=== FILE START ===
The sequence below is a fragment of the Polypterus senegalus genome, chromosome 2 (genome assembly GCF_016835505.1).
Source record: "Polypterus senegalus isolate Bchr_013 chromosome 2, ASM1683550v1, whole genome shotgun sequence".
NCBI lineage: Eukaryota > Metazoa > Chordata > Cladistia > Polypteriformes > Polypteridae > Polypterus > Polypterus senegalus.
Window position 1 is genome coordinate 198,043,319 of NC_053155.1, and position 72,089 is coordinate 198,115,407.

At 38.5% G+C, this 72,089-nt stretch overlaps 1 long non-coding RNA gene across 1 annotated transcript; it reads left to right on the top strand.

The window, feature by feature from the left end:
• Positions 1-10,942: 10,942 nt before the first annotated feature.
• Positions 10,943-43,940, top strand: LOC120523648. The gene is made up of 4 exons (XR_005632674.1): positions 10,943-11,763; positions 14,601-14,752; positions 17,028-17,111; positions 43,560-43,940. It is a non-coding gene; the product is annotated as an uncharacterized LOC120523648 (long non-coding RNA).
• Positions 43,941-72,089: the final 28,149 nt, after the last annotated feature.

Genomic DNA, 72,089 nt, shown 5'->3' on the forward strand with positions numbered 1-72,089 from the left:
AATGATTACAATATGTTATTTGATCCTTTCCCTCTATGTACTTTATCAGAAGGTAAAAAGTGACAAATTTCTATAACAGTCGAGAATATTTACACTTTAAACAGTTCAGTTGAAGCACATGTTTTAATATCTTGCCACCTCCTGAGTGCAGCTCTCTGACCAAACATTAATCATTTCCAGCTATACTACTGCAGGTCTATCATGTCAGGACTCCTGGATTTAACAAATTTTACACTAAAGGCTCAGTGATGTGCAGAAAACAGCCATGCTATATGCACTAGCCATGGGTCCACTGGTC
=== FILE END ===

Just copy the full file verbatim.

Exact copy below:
The sequence below is a fragment of the Polypterus senegalus genome, chromosome 2 (genome assembly GCF_016835505.1).
Source record: "Polypterus senegalus isolate Bchr_013 chromosome 2, ASM1683550v1, whole genome shotgun sequence".
NCBI lineage: Eukaryota > Metazoa > Chordata > Cladistia > Polypteriformes > Polypteridae > Polypterus > Polypterus senegalus.
Window position 1 is genome coordinate 198,043,319 of NC_053155.1, and position 72,089 is coordinate 198,115,407.

At 38.5% G+C, this 72,089-nt stretch overlaps 1 long non-coding RNA gene across 1 annotated transcript; it reads left to right on the top strand.

The window, feature by feature from the left end:
• Positions 1-10,942: 10,942 nt before the first annotated feature.
• Positions 10,943-43,940, top strand: LOC120523648. The gene is made up of 4 exons (XR_005632674.1): positions 10,943-11,763; positions 14,601-14,752; positions 17,028-17,111; positions 43,560-43,940. It is a non-coding gene; the product is annotated as an uncharacterized LOC120523648 (long non-coding RNA).
• Positions 43,941-72,089: the final 28,149 nt, after the last annotated feature.

Genomic DNA, 72,089 nt, shown 5'->3' on the forward strand with positions numbered 1-72,089 from the left:
AATGATTACAATATGTTATTTGATCCTTTCCCTCTATGTACTTTATCAGAAGGTAAAAAGTGACAAATTTCTATAACAGTCGAGAATATTTACACTTTAAACAGTTCAGTTGAAGCACATGTTTTAATATCTTGCCACCTCCTGAGTGCAGCTCTCTGACCAAACATTAATCATTTCCAGCTATACTACTGCAGGTCTATCATGTCAGGACTCCTGGATTTAACAAATTTTACACTAAAGGCTCAGTGATGTGCAGAAAACAGCCATGCTATATGCACTAGCCATGGGTCCACTGGTC